AASM and AADSM Issue New Joint Clinical Practice Guideline for Oral Appliance Therapy

Posted on July 16, 2015

(Darien, Ill.) July 15, 2015 – In the first official joint guideline from the American Academy of Sleep Medicine (AASM) and American Academy of Dental Sleep Medicine (AADSM), oral appliance therapy is recommended for the treatment of adult patients with obstructive sleep apnea (OSA) who are intolerant of continuous positive airway pressure (CPAP) therapy or prefer alternate therapy. The new guideline supports increased teamwork between physicians and dentists to achieve optimal treatment of patients with OSA.

Published online in the July 15 issue of the Journal of Clinical Sleep Medicine, the clinical practice guideline updates the practice parameters that were published by the AASM in 2006.  The updated recommendations are based on a systematic review of the relevant scientific literature, which has grown considerably in the past decade. A total of 51 articles met inclusion criteria and were used for data extraction, meta-analysis, and grading.

“This evidence-based guideline reinforces the fact that effective treatment options are available for obstructive sleep apnea, a chronic disease that afflicts at least 25 million adults in the U.S.,” said AASM President Dr. Nathaniel Watson. “Although CPAP therapy is still the first-line option for treating OSA, oral appliance therapy is an effective alternative that is preferred by some patients. Sleep medicine physicians and dentists can promote high quality, patient-centered care by working together to identify the optimal treatment for each patient who has sleep apnea.”

According to the clinical practice guideline, data show that oral appliance therapy can significantly reduce sleep-disordered breathing, and patient adherence to the treatment may be higher than for CPAP therapy. However, meta-analyses show that CPAP therapy is superior to oral appliance therapy in reducing sleep-disordered breathing, eliminating arousals from sleep and improving oxygen saturation.

The guideline notes that the treating board certified sleep medicine physician should take the patient’s preference into consideration when prescribing treatment for sleep apnea. After a sleep physician prescribes oral appliance therapy, treatment should be provided by a qualified dentist using a custom, titratable device. An oral appliance helps maintain an open and unobstructed airway during sleep by protruding and stabilizing the mandible.

“Communication and teamwork between sleep physicians and dentists are imperative to providing exceptional patient care,” said AADSM President Kathleen Bennett, DDS. “The new guideline supports this collaborative relationship and highlights the important role that dentists can play in the treatment of obstructive sleep apnea.”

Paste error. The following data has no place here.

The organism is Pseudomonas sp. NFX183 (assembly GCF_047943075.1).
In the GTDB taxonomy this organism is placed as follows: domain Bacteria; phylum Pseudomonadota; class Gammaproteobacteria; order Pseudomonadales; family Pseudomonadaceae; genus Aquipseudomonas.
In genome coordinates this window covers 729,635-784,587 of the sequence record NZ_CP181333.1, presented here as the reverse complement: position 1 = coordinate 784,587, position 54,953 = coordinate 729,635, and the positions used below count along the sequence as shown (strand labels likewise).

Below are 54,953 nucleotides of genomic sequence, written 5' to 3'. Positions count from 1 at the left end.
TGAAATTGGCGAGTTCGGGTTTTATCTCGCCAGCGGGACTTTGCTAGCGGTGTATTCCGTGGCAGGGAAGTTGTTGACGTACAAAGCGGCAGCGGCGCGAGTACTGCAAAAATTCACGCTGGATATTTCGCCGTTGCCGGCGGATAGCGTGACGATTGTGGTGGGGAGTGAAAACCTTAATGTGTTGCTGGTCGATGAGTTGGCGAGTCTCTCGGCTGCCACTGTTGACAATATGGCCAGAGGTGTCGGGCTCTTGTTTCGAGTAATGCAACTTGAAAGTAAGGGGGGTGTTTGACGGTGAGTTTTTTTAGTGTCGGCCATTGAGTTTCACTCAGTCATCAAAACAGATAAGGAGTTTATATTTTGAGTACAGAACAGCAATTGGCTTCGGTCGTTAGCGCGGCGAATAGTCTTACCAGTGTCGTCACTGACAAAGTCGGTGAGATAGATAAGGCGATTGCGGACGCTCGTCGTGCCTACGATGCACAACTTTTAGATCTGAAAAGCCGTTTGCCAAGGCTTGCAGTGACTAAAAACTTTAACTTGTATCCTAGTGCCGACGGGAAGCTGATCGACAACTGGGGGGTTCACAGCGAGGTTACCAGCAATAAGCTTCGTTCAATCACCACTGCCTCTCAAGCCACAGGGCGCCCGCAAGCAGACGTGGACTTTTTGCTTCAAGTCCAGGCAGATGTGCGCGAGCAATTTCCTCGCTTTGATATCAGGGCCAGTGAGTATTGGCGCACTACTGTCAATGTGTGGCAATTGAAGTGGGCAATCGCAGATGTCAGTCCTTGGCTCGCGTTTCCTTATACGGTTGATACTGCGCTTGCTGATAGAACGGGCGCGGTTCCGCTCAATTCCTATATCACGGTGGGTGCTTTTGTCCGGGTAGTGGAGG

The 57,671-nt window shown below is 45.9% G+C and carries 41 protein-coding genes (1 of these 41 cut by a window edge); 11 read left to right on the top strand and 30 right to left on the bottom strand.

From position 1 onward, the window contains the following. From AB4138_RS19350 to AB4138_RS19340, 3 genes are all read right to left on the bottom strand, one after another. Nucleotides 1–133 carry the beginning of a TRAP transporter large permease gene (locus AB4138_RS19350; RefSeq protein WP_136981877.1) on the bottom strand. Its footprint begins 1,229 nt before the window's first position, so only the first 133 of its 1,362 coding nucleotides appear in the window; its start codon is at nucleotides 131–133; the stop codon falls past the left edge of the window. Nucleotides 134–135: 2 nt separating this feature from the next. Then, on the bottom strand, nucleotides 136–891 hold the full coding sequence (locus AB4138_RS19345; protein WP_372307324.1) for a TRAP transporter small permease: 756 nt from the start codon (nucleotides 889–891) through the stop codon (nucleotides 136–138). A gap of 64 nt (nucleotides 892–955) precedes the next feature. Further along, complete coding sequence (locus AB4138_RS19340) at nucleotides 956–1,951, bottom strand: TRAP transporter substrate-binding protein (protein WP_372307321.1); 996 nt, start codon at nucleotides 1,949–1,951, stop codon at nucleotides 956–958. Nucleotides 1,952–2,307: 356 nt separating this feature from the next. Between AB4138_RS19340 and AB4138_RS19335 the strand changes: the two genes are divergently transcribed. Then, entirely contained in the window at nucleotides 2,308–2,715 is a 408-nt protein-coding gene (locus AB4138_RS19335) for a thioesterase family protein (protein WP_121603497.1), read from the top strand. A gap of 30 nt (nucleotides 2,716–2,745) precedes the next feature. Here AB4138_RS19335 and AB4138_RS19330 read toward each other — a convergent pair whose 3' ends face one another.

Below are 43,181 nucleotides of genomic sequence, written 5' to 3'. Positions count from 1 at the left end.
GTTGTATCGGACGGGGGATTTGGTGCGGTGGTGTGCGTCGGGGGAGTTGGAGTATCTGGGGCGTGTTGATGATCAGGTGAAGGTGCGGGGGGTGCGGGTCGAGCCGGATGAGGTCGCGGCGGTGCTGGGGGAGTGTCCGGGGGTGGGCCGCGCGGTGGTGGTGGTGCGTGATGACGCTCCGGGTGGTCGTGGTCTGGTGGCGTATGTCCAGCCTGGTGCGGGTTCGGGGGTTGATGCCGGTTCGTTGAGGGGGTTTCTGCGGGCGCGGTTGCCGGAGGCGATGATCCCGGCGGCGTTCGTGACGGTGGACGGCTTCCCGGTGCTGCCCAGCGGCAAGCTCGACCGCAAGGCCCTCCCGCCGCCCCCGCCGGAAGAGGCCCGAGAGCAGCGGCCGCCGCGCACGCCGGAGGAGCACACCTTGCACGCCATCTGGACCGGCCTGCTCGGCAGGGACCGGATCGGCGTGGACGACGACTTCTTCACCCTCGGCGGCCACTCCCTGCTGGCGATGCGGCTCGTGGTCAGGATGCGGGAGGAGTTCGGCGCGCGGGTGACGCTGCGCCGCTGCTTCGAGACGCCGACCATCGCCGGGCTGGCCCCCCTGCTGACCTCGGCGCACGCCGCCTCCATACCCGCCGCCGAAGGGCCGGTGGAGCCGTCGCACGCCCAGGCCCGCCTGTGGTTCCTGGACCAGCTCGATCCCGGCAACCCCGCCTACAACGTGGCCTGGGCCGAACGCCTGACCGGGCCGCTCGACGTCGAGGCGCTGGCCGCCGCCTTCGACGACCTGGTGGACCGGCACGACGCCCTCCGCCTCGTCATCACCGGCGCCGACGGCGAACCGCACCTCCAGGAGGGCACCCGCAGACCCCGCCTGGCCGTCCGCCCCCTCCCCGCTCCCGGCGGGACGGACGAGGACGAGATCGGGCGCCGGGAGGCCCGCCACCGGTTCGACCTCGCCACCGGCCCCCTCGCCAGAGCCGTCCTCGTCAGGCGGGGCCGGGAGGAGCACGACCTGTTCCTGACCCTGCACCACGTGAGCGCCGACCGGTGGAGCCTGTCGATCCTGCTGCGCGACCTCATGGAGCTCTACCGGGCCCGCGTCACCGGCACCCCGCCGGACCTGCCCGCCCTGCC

The guideline also recommends oral appliance therapy as an effective treatment for primary snoring in adults. However, because snoring is a cardinal symptom of OSA, a diagnosis of primary snoring should be rendered by a sleep physician prior to treatment initiation.

To develop the guideline, the AASM and AADSM commissioned a task force that included three sleep physicians and two dentists with expertise in oral appliance therapy. The task force members performed an extensive review of the scientific literature to draft recommendations and supporting text. A draft of the guideline was made available for a public comment period, and the revised guideline was approved by the board of directors of the AASM and AADSM.

The clinical practice guideline comprises the following recommendations:

1. We recommend that sleep physicians prescribe oral appliances, rather than no therapy, for adult patients who request treatment of primary snoring (without obstructive sleep apnea). (STANDARD)

2. When oral appliance therapy is prescribed by a sleep physician for an adult patient with obstructive sleep apnea, we suggest that a qualified dentist use a custom, titratable appliance over non-custom oral devices. (GUIDELINE)

3. We recommend that sleep physicians consider prescription of oral appliances, rather than no treatment, for adult patients with obstructive sleep apnea who are intolerant of CPAP therapy or prefer alternate therapy. (STANDARD)

4. We suggest that qualified dentists provide oversight - rather than no follow-up - of oral appliance therapy in adult patients with obstructive sleep apnea, to survey for dental-related side effects or occlusal changes and reduce their incidence. (GUIDELINE)

5.  We suggest that sleep physicians conduct follow-up sleep testing to improve or confirm treatment efficacy, rather than conduct follow-up without sleep testing, for patients fitted with oral appliances. (GUIDELINE)

6.  We suggest that sleep physicians and qualified dentists instruct adult patients treated with oral appliances for obstructive sleep apnea to return for periodic office visits - as opposed to no follow-up - with a qualified dentist and a sleep physician. (GUIDELINE)

The full text of, “Clinical Practice Guideline for the Treatment of Obstructive Sleep Apnea and Snoring with Oral Appliance Therapy: An Update for 2015,” is published in the July issue of the Journal of Clinical Sleep Medicine at www.aasmnet.org/jcsm and republished in the July issue of the Journal of Dental Sleep Medicine at www.jdsm.org.

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